8 It is not clear how much control, if any, the lessors/owners and their insurers, as opposed to the Philippine governmental authorities, had over the Air Philippines wreckage. The plaintiff’s spoliation claim was premised on the assertion that the lessor defendants and/or their insurers had a significant degree of control, but that issue apparently was not addressed before the case settled. One of the reasons for pouring concrete over the parts was no doubt to prevent their being pilfered from the accident scene and then re-sold for use on other aircraft.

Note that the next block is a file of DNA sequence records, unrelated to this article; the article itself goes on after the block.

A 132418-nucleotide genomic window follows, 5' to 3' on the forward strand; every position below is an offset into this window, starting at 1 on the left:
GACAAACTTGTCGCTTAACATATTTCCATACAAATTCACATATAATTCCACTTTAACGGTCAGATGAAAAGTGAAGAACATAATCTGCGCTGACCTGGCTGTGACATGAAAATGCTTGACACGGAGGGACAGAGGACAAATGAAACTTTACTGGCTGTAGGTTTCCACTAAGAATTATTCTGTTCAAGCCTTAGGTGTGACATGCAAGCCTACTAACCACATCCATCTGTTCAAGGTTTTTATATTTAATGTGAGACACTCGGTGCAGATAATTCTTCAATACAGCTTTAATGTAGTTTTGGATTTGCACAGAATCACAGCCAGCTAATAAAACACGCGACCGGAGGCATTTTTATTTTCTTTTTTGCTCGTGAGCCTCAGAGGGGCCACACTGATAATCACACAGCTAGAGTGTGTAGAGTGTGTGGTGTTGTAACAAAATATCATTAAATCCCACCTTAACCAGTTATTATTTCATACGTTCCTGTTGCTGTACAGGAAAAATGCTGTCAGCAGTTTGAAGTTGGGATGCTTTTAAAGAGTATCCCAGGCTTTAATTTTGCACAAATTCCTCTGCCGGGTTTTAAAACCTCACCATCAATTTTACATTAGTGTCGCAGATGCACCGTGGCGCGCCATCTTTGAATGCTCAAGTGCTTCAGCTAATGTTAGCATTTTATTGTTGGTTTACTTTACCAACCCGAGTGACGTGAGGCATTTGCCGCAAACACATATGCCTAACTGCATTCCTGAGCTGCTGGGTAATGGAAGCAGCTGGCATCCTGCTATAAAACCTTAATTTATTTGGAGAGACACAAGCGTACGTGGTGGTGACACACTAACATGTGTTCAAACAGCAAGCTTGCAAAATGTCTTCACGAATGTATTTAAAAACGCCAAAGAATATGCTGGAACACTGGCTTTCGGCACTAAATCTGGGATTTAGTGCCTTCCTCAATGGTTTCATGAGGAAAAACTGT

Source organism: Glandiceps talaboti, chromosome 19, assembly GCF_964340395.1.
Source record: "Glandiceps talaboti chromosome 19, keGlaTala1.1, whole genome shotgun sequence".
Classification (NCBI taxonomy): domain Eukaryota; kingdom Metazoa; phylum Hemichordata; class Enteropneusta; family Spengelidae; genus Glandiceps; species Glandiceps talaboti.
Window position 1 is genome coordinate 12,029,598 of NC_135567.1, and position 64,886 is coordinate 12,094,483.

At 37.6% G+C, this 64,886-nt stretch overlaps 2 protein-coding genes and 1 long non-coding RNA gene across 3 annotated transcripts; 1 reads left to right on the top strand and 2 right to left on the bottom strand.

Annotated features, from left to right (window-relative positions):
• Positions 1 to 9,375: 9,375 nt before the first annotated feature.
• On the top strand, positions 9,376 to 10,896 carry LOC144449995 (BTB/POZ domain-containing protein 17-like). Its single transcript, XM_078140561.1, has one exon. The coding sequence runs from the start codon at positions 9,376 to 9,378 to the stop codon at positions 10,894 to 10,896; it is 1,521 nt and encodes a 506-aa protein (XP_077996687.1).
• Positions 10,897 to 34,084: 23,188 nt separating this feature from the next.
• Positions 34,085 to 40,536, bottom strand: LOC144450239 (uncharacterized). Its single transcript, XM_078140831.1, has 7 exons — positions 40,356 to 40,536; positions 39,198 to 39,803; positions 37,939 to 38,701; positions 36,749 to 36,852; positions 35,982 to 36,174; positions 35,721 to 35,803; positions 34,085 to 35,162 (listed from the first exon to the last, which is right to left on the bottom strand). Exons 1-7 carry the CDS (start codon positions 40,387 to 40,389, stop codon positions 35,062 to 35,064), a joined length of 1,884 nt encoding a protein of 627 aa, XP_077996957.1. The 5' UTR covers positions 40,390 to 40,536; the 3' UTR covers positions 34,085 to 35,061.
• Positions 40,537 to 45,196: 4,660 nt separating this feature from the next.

9 See Storie v. Southfield Leasing, 90 Mich. App. 612, 282 N.W.2d 417 (1979), aff’d. sub nom. Sexton v. Ryder Truck Rental, 413 Mich. 406, 320 N.W.2d 843 (1982) (“Storie”). In Storie, the court conceded that 49 U.S.C. § 1404 (predecessor to the recodified 49 U.S.C. § 44112) “shields a lessor of an airplane from tort liability for any injury or loss suffered ‘on the surface of the earth,’” but went on to conclude that the statute did not apply because the occupants of an aircraft that crashes onto the earth are not “on the surface of the earth;” rather, they are inside the aircraft.